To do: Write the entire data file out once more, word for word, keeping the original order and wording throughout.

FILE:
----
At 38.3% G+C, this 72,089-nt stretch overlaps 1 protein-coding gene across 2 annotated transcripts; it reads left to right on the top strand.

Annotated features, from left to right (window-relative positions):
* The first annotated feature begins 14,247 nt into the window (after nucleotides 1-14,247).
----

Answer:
At 38.3% G+C, this 72,089-nt stretch overlaps 1 protein-coding gene across 2 annotated transcripts; it reads left to right on the top strand.

Annotated features, from left to right (window-relative positions):
* The first annotated feature begins 14,247 nt into the window (after nucleotides 1-14,247).